Sam Gilbert is a journalism sophomore and Mustang Daily health columnist.
Week five really brings a plethora of emotions. Sure, we’re only five weeks away from the most beautiful season of the year, but we’re also dealing with the ugliest concept known to mankind. Sorry for reminding you, but it’s midterm season.
When I think of the word “midterms,” my mind immediately wanders to coffee, Adderall, stress and the close bond I suddenly have with the No. 1 man in my life: Robert E. Kennedy.
Studying sucks, and it may seem like your biggest problem is the fact that you live at the library more than your apartment. However, there are bigger issues at stake. These problems come from lacking sleep. If you’re anything like me and can’t function without a minimum of six hours, then you know how serious this actually is.
According to About.com, there are numerous factors as to why stress impacts sleep.
By dealing with problems at the end of the day, it is detrimental to sleep to allow these thoughts to run through your mind and keep you awake.
A contributing aspect to overthinking is anxiety. This often occurs when you are worried about what will happen in the future or you become transfixed on discovering solutions.
“It can even disrupt your sleep in the middle of the night, as you transition between sleep stages,” Elizabeth Scott, author of the article, wrote.
Not that this is new information or anything, but the caffeine in coffee actually keeps you awake for a longer amount of time. Ground breaking, I know.
This also goes for those who suddenly increase their intake of study drugs and coincidentally find they haven’t slept in days. No, you’re not crazy — that’s just one of the common side effects of self-medicating.
“Caffeine can actually exacerbate stress levels and significantly affect the amount and quality of sleep you get,” Scott, who has a master’s degree, wrote.
Cortisol is the stress hormone crucial for the fight or flight response.
In case you ironically spent your time sleeping through Biology 111, the fight or flight response is the sudden influx of energy released when you feel stressed or threatened that enables you to respond to the situation.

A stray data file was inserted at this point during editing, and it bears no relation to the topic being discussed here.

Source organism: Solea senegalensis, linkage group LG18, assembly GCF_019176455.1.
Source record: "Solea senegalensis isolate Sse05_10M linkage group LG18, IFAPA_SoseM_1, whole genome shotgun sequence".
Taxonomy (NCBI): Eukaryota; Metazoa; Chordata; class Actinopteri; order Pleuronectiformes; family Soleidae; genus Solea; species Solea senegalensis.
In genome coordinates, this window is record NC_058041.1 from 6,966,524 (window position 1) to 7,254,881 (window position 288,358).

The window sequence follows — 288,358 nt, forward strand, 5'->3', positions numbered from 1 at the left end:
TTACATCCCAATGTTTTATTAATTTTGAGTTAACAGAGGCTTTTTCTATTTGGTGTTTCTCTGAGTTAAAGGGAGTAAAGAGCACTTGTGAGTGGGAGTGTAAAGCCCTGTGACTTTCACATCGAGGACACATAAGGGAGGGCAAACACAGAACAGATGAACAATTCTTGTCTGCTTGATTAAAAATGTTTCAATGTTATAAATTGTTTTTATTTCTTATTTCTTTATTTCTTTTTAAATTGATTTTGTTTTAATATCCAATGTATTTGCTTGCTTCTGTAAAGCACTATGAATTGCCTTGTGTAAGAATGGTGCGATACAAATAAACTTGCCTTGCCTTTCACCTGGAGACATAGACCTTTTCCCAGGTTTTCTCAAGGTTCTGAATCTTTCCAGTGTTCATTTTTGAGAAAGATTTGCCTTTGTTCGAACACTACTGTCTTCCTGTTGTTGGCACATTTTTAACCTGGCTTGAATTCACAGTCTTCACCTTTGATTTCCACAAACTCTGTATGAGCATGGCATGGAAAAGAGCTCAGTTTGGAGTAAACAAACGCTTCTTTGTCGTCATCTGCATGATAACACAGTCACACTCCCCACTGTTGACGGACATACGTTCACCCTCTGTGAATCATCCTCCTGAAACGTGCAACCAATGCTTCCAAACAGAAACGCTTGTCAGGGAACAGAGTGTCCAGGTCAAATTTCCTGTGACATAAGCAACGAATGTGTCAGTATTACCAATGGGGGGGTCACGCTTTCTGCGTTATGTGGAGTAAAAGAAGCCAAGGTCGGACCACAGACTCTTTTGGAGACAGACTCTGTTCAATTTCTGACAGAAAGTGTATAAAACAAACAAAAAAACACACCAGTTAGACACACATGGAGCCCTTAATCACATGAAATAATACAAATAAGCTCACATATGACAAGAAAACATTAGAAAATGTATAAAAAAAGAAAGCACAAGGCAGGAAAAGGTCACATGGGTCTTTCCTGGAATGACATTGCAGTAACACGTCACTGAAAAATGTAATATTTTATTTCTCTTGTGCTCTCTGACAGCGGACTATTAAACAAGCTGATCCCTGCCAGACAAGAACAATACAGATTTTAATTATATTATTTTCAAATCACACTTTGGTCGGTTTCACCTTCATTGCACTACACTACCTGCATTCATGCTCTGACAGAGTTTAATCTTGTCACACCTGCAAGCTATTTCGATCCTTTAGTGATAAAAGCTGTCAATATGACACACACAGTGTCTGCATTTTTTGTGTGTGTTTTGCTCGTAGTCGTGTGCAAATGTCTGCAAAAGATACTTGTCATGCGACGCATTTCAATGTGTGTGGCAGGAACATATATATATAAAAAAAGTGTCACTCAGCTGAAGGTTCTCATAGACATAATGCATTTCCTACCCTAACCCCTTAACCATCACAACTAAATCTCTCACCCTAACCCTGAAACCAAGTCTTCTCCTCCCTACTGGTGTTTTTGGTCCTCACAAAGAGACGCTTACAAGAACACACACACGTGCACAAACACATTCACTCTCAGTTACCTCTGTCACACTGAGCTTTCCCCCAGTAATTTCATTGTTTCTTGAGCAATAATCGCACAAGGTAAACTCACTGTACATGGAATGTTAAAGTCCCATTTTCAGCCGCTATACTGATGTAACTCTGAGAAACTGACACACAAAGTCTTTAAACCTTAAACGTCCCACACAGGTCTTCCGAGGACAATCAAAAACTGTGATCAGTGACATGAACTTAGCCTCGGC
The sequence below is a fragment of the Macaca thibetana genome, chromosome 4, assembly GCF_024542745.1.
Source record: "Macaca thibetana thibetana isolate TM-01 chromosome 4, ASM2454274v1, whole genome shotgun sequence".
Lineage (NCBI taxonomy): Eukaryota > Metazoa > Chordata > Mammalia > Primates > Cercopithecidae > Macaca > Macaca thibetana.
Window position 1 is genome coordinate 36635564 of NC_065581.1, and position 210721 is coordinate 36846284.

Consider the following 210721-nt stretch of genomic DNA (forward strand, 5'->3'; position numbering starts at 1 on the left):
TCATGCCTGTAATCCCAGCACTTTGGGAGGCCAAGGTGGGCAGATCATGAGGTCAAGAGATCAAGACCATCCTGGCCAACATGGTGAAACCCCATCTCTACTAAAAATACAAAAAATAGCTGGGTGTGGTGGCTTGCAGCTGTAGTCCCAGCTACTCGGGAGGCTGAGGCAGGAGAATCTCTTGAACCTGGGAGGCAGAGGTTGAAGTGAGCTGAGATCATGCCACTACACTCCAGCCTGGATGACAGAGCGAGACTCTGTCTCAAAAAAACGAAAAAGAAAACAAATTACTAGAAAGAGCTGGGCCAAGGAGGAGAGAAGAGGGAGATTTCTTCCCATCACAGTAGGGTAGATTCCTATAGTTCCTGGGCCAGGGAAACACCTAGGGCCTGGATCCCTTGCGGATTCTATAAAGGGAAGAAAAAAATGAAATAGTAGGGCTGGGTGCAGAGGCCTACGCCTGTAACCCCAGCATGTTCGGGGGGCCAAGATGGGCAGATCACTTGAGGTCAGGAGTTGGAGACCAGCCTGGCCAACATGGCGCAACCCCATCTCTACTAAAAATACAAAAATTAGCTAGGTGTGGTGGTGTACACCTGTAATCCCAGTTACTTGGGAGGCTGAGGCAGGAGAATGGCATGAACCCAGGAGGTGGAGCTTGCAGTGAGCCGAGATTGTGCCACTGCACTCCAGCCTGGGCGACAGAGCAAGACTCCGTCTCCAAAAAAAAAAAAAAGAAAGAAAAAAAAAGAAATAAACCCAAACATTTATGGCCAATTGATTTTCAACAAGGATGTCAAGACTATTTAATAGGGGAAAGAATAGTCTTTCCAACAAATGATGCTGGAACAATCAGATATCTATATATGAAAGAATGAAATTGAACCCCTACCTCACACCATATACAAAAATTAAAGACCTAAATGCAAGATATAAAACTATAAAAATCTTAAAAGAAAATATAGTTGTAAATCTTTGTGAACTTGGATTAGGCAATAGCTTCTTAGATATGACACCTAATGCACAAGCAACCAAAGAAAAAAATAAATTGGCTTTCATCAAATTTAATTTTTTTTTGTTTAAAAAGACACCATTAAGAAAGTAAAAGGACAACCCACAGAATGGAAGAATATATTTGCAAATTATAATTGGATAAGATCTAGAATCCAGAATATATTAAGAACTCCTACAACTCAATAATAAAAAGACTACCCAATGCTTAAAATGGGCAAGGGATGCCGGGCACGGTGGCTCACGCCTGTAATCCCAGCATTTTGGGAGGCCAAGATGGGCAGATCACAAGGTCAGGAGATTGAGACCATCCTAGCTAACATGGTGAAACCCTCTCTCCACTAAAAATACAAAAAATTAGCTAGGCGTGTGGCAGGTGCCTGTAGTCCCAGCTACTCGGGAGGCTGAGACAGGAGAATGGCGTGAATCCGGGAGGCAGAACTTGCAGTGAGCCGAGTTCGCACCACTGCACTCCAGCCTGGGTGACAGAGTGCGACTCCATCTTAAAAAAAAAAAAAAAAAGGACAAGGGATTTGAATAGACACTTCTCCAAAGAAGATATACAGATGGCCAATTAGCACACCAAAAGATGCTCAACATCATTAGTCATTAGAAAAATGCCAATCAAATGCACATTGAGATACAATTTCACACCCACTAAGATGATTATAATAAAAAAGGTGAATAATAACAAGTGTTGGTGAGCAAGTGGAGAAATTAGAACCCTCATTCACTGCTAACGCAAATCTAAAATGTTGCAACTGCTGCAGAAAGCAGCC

However, extreme stress tends to trigger immense amounts of cortisol that negatively impacts a healthy, sound sleep.
By setting a schedule that is too busy for one day, suddenly alarms are set earlier and bedtimes are pushed back. In case you’re not catching on, these lead to less sleep.
As we’ve all heard since grade school, in order to do well in school, it is imperative to have a balanced breakfast and a good night’s sleep. However, what’s even more terrifying than getting bad grades from lack of sleep are the other risks involved.
According to a MD-Health article, not getting enough shuteye can lead to death, accidents, health issues, depression, an impact on the learning process, impairment of judgment, damaged skin, weight gain, an impact on sex drive and forgetfulness.
If you ask me, I’d rather get a few more hours of sleep than see any of these possible results in my future.
With regard to stress impacting lack of sleep, I found the components pertaining to the learning process and forgetfulness most interesting.
Sleep is directly associated with the cognitive process. A lack of sleep brings down alertness and the attention span necessary for obtaining new information, as well as the ability to problem solve. The new concepts learned throughout the day are converted into memories at night.
“Even if you manage to learn a significant amount during the day, you will not be able to remember it if you do not get enough sleep to allow your body to store this knowledge in the long-term area in the brain,” the MD-Health article reads.
So, how are we supposed to get enough sleep? According to Prevention.com, there are multiple ways.
If your problem is overthinking or anxiety, the best way is to “write down your woes,” according to a Prevention.com article. If you have something on your mind, write it down and put it away so you don’t have to worry about it until a later time.
I always find when I’m feeling anxious that exercise helps exponentially. The article advises, however, not to work out “within four hours of bedtime.”
If your problem happens to be caffeine intake, then you should cut off drinking coffee by 2 p.m.
If you find yourself overscheduling, it is important to create a sleep schedule and make it a priority to stick to it. Even though studying may seem the most crucial at the moment, sleeping is right up there as well.
On that note, I’m going to go take a nap. Good luck to everyone on midterms and may the odds be ever in your favor.